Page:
So after climbing the rim at Songan, I had the middle of the day to myself. I checked out a tourist office, one that actually was a service. Jero Wijaya runs this store and info center and, surprisingly, he's not trying to sell anything. When I kept on asking questions about a xeroxed map under the glass at his main desk, he lifted up the glass and just gave it to me. Everybody else is on the take.
So I figured that the best, most noncrowded thing to do was to approach from the north and hit some of the steam and sulphur vents. On a sunny day you can even see steam coming out from a distance. "That's where I want to go", I decided.
This hill you can see from the tourist side of the rim, but just behind it is some lava fields and the trails I took.
I took most of the afternoon just driving around the inner road. It seems like not very much distance, but it's a rough road. Like other places I tried to drive, the asphalt was destroyed in places, and the worst parts were where it was only partly gone.
The north side was where the recent lava flows were so that was the place to go.
The first time I went around, I was looking for a reputed trail. The directions were sketchy, and there were lots of dump trucks barreling down the road (probably why the roads were destroyed). At one point a tourist flagged me down. Italian, he asked how far it was back all the way. The locals were charging him outrageous amounts for a ride back. It WAS a long, tedious ride back. I thought I was coming back that way, but to my surprise, I came out on the main road and had completed the circle without finding the trail.
Try two. The sun was going down. I drove back to where the biggest lava flows were. Parked. Started walking.
At first I started walking across the lava. This soon turned out to be a mistake. It had flowed decades (or maybe a century) ago and the rain had weakened it. Meanwhile it was very sharp. Think of pumice, but black, sortof sponge-texture but rigid and brittle. So you could be walking on part of it, it could collapse under you, and as you use your arms to catch yourself against the rocks,... I headed back to the road.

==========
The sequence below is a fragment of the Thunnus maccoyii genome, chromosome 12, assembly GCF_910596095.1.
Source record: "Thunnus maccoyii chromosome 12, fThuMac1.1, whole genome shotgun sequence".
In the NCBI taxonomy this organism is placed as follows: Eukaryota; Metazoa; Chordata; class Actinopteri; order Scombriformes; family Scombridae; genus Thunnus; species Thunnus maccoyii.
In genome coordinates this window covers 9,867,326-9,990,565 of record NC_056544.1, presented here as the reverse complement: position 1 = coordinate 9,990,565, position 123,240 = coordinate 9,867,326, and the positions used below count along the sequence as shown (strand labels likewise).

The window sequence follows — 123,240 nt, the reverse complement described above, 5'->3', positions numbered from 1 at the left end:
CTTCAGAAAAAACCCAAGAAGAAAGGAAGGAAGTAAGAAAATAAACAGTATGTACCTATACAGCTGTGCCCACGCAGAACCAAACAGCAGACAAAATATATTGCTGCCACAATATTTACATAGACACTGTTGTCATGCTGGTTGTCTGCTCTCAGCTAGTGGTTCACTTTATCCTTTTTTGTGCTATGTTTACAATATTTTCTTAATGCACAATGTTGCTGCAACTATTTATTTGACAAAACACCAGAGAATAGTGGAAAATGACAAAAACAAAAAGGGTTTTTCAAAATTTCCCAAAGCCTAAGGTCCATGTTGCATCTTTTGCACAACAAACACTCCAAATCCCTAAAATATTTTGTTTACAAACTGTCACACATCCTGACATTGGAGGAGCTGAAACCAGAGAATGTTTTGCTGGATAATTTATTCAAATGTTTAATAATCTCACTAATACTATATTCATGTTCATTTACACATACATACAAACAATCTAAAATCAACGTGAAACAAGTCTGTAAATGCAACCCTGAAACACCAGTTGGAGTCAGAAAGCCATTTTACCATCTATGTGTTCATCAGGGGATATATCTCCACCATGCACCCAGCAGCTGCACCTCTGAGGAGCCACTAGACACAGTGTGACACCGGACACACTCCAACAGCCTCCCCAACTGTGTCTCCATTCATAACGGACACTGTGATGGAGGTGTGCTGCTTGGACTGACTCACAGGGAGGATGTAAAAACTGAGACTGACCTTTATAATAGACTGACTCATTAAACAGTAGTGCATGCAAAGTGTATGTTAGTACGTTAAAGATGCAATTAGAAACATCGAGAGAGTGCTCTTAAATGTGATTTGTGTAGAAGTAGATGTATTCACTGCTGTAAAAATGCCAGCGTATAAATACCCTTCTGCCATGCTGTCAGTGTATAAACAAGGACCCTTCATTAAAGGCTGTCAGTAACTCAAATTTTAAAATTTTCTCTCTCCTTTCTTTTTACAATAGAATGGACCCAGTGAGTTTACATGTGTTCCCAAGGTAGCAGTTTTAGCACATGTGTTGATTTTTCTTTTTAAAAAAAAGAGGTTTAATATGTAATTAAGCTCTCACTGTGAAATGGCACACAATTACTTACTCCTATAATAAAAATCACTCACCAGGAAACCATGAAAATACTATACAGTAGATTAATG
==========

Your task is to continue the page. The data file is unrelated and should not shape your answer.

I found a trail and headed up through the woods. There were several trails, but I found that if I kept to the part of the forest near the lavaflow, that worked out the best.
At a point, the shrubbery stops and you're walking across uneven rock fields.
Then you get to the side of the mountain proper. (You're already quite a ways up.) This part of the mountain is all dust - all incredibly sandy. You can see the "path" up here.
These are footprints you see. Although I didn't see anybody else, I could tell that there had been hikers within a day.
As you walk up this path, you see all the sand under your feet slosh down the hill just a little, with each footstep. Given enough hikers, maybe the whole hill would level out, I don't know. It's very tedious going up the hill, you go up two steps and slide down one.
As I walked up, I couldn't help but recall some technical talk by a chemical engineer who described the science of powders. Depending on the shape of the particles, their density, and other factors like how "slippery" they were, a pile of it will stack at a certain angle. If you tilt it or put more on top, the stuff that's at too high an angle slides down until it's right at the critical angle again.
So walking up was silly, but actually you could make progress, although you burned lots of energy.
At the top, you don't exactly end up where you want to be, so you end up scampering across. It's better walking if you're not on the side of a hill, there's trails with more solid rocks.
There were a number of calderas there. Generally the insides had rocks and sand forming a cone in the middle, and there wasn't much in the middle other than a sortof floor. But all over there were vents with steam and sulphur coming up.
Rocks are heated under the surface. Anything will vaporize if you heat it enough. But, the first two things in the crust to vaporize are water and sulphur. That's what's coming out of these vents.
You can actually walk right up to these vents. It's warm near them, there's really steam coming out and it really smells like sulphur. They're right there. No guardrails or anything.
The views up here were absolutely breathtaking. I snapped picture after picture.
The next day, I came up again and went further up the mountain. (no guide necessary.) The whole northwest side of the mountain is sortof a shoulder with all the active vents. In this view on the right, the peak of Batur is on the left, off the field, but you can see the green slope. But notice in the distance: in the near distance is mount Abang, on the rim of the crater. Farther behind that is Mount Agung, which I had climbed just a week before. (see story)
The point is that this sortof illustrates the hotspot theory:
there's a hot spot that a continental plate oozes over, so
you get a number of volcanos all in a straight line.
You know when you hike like this your shoe gets some dust in it. Mine was basically, full, overflowing, as you can see in this photo.
The rocky areas had a wide variety of kinds of minerals in them.
As frustrating as it was going up the side of the hill, it was a blast going down the hill. It's fun to run down any hill, except when you get to be a geezer like me, you can damage your knees. Well, no problem here as each foot pummels into soft powder. I ran down really really fast and it was really fun.
I said goodbyte to Mount Batur, it was a lot of fun.
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